To be a true DIY’er you have to be able to say you’ve every kind of paint out there. The one paint I hadn’t ever experimented with is milk paint.
When I think of milk paint I think of Shabby Chic or farmhouse antique.
Milk paint is one of the most earliest forms of paint used. It’s composition was typically milk, lime and other natural pigments found in dirts, rocks, and sediments. It’s gained popularity again today because of the age it gives pieces. Sanding and priming or totally optional and in many cases not necessary. When applied it will naturally chip and flake which gives it that worn aged look. I decided to give it a try with this desk I scored.
I’m typically drawn to more modern pieces and applications. However, I’ve got a store now and want to experiment with what my customers are asking for. I opted to try my first-timer hand with Miss Mustard Seed’s milk paint (nope, not being sponsored).
I started with 1/4 cup paint powder and 1/4 cup milk. Because the top of my desk was a plastic-y veneer I knew the paint probably wouldn’t adhere well so I also mixed approx 1/3 cup of Miss Mustard Seed’s bonding agent with my paint. I mixed the paint with a wire whisk for about 2 minutes. The paint becomes quite frothy so you need to let is sit and settle for about 15 minutes before applying.
I roughed up the desk with some 100 grit sandpaper (totally optional) really quickly (we’re talking less than 3 minutes) then I started painting.
Milk paint is an artistic process. Because you mix the paint yourself you can make it as thick or thin as you want. Experimenting with it I found it almost applies sort of watery and dries very quickly. I mixed it thicker and found that it gummed up a bit on my brush so mixing it thinner with at least two coats was more ideal. I could re-coat almost immediately after painting the entire desk.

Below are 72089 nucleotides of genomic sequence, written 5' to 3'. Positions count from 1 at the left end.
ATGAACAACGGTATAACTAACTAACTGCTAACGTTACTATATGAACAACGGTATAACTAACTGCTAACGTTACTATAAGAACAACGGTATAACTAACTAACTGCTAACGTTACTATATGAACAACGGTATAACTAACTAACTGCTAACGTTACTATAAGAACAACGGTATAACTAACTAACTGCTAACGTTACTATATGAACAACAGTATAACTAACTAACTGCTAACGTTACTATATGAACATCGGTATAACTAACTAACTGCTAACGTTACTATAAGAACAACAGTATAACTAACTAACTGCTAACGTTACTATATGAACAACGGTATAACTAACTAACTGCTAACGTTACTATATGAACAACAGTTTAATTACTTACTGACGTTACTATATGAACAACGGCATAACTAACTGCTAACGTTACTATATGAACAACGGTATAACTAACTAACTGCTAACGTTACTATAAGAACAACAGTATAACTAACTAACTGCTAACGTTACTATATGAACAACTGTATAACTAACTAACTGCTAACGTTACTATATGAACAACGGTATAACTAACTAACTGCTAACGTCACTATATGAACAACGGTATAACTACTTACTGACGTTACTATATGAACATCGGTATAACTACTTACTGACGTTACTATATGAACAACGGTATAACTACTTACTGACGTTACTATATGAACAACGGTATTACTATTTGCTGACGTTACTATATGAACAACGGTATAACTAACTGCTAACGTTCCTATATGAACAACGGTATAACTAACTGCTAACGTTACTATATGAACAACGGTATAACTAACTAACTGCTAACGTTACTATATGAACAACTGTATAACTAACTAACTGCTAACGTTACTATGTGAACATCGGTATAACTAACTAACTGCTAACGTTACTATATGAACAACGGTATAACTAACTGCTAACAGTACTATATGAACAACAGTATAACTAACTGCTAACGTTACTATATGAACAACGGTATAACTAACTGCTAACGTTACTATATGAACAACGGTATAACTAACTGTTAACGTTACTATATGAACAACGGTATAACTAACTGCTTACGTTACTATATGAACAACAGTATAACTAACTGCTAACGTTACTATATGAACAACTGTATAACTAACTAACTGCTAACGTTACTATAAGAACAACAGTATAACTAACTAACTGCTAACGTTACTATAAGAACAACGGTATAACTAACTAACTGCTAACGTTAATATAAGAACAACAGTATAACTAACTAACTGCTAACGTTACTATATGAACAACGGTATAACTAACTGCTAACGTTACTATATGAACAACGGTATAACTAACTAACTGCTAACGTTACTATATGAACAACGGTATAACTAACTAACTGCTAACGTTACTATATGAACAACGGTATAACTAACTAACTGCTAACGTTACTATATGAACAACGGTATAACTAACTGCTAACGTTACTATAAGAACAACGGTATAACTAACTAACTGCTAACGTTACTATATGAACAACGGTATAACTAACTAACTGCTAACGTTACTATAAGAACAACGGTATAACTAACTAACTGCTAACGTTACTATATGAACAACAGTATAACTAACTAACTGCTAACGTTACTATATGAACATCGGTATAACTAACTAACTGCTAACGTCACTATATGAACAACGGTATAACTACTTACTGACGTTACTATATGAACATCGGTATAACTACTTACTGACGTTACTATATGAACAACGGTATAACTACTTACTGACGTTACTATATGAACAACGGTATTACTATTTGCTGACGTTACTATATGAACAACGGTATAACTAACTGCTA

The other interesting property of milk paint is that if you don’t mix it REALLY well you’ll noticed the different pigments will actually streak on your surface.
It actually kind of looks like an art canvas and quite pretty if you’re going for that look. However, I wanted one consistent gray.
The other thing I learned was that the color pigment settles at the bottom of your cup over time so if you dip your brush down deep you pick up all that sediment which causes all the variation in color. To remedy that I strained my paint several times to get rid of all the sediment then I re-coated.
There was still a bit of variation but overall the color was much more consistent after that.
The top I painted with “Trophy” the bottom was “Farmhouse White”. I applied two coats to the legs and about 4 coats to the top with a brush.
After that I lightly distressed with 300 grit sand paper and coated the entire thing with Verethane to protect it.
I love the raised detail on the corners.
I’m really pleased with the result. There was a bit of a learning curve to using Milk Paint but I would use it again on the right piece.
This desk will be headed to The Old Flamingo for sale.
Dimension: H: 28″ x L: 48″, D: 30″
If you live in Salt Lake and want it immediately, email me and I can hold it for you for 24 hours smhinckley(at)yahoo(dot)com.
Be sure to check out this and other great pieces at The Old Flamingo.
Located at 3474 South 2300 East in Milkcreek, UT.
Open Mon-Fri 10-6, Sat 10-5, Sun 10-4.